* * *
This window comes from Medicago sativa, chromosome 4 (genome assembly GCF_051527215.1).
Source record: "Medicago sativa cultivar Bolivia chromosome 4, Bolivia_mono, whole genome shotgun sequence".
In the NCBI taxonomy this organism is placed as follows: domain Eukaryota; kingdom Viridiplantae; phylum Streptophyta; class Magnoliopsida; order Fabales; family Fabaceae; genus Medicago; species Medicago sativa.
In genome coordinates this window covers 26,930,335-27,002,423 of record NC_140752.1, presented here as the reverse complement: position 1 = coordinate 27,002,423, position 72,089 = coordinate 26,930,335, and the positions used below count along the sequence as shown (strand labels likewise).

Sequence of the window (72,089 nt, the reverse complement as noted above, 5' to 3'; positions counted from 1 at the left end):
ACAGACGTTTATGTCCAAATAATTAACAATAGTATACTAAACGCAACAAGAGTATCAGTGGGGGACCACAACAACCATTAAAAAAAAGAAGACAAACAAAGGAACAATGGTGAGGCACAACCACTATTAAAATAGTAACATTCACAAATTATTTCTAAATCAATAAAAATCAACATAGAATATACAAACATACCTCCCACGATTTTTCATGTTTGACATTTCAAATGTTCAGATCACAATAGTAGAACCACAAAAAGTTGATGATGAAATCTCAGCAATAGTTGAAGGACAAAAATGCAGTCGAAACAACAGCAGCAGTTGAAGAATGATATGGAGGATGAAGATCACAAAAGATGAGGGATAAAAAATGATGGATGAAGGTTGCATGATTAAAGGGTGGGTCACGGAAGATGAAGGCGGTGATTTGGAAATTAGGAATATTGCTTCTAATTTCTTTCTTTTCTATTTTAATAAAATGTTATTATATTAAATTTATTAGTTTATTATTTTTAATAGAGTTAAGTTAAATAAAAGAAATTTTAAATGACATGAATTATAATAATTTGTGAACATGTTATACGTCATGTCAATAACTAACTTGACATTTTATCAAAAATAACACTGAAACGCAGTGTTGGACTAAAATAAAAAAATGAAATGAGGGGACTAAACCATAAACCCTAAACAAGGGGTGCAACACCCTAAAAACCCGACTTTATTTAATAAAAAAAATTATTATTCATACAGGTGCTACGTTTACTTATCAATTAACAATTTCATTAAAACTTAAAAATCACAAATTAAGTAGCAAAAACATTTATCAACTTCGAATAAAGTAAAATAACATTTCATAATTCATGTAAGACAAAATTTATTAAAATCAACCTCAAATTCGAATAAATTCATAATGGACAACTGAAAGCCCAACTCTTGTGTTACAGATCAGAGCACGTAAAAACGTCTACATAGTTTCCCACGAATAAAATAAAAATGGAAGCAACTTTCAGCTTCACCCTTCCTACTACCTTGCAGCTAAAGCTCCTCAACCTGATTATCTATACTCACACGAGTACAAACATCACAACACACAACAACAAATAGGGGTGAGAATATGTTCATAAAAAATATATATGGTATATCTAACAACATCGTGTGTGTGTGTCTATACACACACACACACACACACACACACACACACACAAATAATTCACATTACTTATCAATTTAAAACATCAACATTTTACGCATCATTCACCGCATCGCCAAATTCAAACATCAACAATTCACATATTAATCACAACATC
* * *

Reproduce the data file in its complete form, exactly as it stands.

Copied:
This window comes from Medicago sativa, chromosome 4 (genome assembly GCF_051527215.1).
Source record: "Medicago sativa cultivar Bolivia chromosome 4, Bolivia_mono, whole genome shotgun sequence".
In the NCBI taxonomy this organism is placed as follows: domain Eukaryota; kingdom Viridiplantae; phylum Streptophyta; class Magnoliopsida; order Fabales; family Fabaceae; genus Medicago; species Medicago sativa.
In genome coordinates this window covers 26,930,335-27,002,423 of record NC_140752.1, presented here as the reverse complement: position 1 = coordinate 27,002,423, position 72,089 = coordinate 26,930,335, and the positions used below count along the sequence as shown (strand labels likewise).

Sequence of the window (72,089 nt, the reverse complement as noted above, 5' to 3'; positions counted from 1 at the left end):
ACAGACGTTTATGTCCAAATAATTAACAATAGTATACTAAACGCAACAAGAGTATCAGTGGGGGACCACAACAACCATTAAAAAAAAGAAGACAAACAAAGGAACAATGGTGAGGCACAACCACTATTAAAATAGTAACATTCACAAATTATTTCTAAATCAATAAAAATCAACATAGAATATACAAACATACCTCCCACGATTTTTCATGTTTGACATTTCAAATGTTCAGATCACAATAGTAGAACCACAAAAAGTTGATGATGAAATCTCAGCAATAGTTGAAGGACAAAAATGCAGTCGAAACAACAGCAGCAGTTGAAGAATGATATGGAGGATGAAGATCACAAAAGATGAGGGATAAAAAATGATGGATGAAGGTTGCATGATTAAAGGGTGGGTCACGGAAGATGAAGGCGGTGATTTGGAAATTAGGAATATTGCTTCTAATTTCTTTCTTTTCTATTTTAATAAAATGTTATTATATTAAATTTATTAGTTTATTATTTTTAATAGAGTTAAGTTAAATAAAAGAAATTTTAAATGACATGAATTATAATAATTTGTGAACATGTTATACGTCATGTCAATAACTAACTTGACATTTTATCAAAAATAACACTGAAACGCAGTGTTGGACTAAAATAAAAAAATGAAATGAGGGGACTAAACCATAAACCCTAAACAAGGGGTGCAACACCCTAAAAACCCGACTTTATTTAATAAAAAAAATTATTATTCATACAGGTGCTACGTTTACTTATCAATTAACAATTTCATTAAAACTTAAAAATCACAAATTAAGTAGCAAAAACATTTATCAACTTCGAATAAAGTAAAATAACATTTCATAATTCATGTAAGACAAAATTTATTAAAATCAACCTCAAATTCGAATAAATTCATAATGGACAACTGAAAGCCCAACTCTTGTGTTACAGATCAGAGCACGTAAAAACGTCTACATAGTTTCCCACGAATAAAATAAAAATGGAAGCAACTTTCAGCTTCACCCTTCCTACTACCTTGCAGCTAAAGCTCCTCAACCTGATTATCTATACTCACACGAGTACAAACATCACAACACACAACAACAAATAGGGGTGAGAATATGTTCATAAAAAATATATATGGTATATCTAACAACATCGTGTGTGTGTGTCTATACACACACACACACACACACACACACACACACACAAATAATTCACATTACTTATCAATTTAAAACATCAACATTTTACGCATCATTCACCGCATCGCCAAATTCAAACATCAACAATTCACATATTAATCACAACATC